While going through my archives, I realized I never visited this park as part of the Edmonton River Valley Park series. Cap and I made our way down to see a huge party at the shelter. No masks, no social distancing….so I guess in two weeks we will know the outcome. I took a photo of Emily Murphy herself (in bronze) and thought briefly about first wave feminism. Don’t @ me about how terrible it was these famous five women didn’t consider bipoc in their quest to be know as people. That is why it is first wave. The ones who came first to open the door and suggest the world could be different. Super flawed but most people don’t consider others, they only think of themselves. It’s up to you to change that. Don’t like it? Do something.

I circled the park. To the south the road is closed because of the Groat Road construction. That is a shame because that way leads to the trails along Mayfair Gold Course and into Hawrelak Park. The photos below are from 2011. The park hasn’t changed.

To the east the trail was clear. That path takes you into Kinsmen Park, The Walterdale Museum, the Highlevel Bridge and the Walterdale Bridge.

Sitting on the banks of the North Saskatchewan River, Emily Murphy Park feels like it is in the middle of nowhere. The University of Alberta is up the hill. Downtown is across the river. But it feels like it is in the middle of nowhere. That is what I like best about Edmonton’s River Valley Park system. It feels like wilderness in the middle of the city. Where else can you live and be surrounded by wildlife one minute and head for the coffee bar the next?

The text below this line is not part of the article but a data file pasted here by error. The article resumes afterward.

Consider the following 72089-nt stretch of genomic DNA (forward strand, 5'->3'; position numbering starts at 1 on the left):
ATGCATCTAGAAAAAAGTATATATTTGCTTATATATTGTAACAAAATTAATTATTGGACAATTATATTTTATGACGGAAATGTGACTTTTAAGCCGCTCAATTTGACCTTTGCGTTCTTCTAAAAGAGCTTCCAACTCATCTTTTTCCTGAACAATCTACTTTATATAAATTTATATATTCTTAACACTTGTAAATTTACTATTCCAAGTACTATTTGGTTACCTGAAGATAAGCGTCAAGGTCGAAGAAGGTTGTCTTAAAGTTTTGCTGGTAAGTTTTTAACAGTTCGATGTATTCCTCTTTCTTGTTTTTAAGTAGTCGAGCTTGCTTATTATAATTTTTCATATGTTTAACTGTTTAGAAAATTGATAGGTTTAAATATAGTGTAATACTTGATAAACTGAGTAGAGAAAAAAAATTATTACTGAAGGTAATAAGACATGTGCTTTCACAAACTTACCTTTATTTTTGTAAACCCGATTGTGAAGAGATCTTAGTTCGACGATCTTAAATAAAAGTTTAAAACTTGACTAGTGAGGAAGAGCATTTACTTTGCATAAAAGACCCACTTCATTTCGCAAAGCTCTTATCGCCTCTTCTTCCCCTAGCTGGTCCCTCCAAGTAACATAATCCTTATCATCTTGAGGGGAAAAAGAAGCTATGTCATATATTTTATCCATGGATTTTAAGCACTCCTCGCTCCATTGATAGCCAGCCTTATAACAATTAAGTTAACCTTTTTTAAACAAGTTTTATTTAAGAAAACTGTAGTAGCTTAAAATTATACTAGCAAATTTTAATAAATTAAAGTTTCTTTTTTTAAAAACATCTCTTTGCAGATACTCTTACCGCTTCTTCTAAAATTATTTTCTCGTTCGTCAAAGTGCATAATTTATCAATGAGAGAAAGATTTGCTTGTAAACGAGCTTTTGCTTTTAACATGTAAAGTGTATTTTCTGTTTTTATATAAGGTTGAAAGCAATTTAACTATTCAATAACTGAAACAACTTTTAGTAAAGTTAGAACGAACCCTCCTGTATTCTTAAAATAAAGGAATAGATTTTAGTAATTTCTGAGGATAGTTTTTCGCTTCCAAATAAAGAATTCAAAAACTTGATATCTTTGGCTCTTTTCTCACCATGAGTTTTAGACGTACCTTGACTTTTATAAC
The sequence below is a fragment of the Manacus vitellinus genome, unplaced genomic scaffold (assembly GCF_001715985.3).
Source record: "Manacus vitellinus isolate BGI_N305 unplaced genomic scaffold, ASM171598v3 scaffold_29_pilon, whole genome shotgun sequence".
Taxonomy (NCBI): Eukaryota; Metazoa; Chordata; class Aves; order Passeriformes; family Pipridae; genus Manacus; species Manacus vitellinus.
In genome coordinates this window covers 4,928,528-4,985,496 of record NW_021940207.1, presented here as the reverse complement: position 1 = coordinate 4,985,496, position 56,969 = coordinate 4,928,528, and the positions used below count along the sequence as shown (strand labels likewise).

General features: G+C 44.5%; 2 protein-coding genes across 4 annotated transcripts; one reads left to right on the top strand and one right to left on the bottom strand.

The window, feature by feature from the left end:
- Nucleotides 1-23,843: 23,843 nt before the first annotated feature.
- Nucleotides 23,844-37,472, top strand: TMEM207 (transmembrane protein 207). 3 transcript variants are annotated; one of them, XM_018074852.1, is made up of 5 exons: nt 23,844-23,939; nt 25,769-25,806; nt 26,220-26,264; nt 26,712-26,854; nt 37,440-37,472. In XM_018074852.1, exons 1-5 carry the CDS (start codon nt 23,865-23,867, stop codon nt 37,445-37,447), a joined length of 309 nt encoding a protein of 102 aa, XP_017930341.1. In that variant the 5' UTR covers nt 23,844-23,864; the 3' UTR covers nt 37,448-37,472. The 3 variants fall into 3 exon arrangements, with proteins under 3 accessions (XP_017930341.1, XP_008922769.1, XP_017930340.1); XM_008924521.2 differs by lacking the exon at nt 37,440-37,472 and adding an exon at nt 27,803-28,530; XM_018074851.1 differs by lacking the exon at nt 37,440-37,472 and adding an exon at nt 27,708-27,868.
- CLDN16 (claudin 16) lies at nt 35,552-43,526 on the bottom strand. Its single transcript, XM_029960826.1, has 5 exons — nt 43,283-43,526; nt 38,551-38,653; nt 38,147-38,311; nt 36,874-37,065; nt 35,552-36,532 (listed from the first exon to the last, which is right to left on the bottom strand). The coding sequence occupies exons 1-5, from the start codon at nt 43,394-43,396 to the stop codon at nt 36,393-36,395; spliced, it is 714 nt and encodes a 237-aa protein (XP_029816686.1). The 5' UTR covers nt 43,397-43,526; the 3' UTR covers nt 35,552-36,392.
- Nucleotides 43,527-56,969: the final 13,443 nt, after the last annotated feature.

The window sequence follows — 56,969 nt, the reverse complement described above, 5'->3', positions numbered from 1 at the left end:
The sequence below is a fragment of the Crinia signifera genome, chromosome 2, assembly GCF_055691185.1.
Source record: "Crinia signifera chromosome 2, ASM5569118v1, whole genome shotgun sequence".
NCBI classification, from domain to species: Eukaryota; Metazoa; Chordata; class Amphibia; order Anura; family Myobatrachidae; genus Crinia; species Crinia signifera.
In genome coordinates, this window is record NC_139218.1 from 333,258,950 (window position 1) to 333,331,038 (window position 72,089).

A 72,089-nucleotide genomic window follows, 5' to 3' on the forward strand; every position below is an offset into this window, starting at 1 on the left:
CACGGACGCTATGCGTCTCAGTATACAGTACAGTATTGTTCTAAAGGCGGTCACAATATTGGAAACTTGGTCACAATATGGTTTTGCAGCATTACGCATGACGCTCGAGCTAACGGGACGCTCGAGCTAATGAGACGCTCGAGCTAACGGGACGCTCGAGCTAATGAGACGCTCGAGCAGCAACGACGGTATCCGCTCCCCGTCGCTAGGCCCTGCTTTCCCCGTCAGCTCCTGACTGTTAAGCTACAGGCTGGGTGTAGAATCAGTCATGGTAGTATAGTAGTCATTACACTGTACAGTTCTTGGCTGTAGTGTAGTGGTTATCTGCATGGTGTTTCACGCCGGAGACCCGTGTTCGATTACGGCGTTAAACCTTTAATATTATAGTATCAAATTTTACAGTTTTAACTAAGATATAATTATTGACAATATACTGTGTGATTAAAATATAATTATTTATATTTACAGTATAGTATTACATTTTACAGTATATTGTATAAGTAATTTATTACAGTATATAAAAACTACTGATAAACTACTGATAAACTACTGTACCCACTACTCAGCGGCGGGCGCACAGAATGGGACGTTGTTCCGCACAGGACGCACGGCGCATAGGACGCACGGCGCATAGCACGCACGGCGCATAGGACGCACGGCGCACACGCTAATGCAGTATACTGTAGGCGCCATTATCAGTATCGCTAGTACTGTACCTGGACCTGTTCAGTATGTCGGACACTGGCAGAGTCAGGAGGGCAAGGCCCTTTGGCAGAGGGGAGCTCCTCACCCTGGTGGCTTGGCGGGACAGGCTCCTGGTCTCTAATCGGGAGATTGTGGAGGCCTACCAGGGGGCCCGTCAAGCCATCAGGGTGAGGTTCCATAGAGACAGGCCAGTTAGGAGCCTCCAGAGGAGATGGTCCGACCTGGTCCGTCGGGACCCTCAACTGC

This shows the park in all her glory when the park was empty on a Friday night in 2011.

When we left the park, we headed for Government House. I wanted a view of the valley and about 500 less people. I will save that story for next time.

Edmonton Tourist: Queen Elizabeth Planetarium

Have you ever been to the planetarium? Not the Space Science Centre, the Queen Elizabeth Planetarium located at Coronation Park. It was the first planetarium in Canada and I used to go all the time when I was a kid. I remember sitting in the blue velvet seats (I have know idea if they were or not, but that is how I remember them) and staring at the white lights on the ceiling called stars.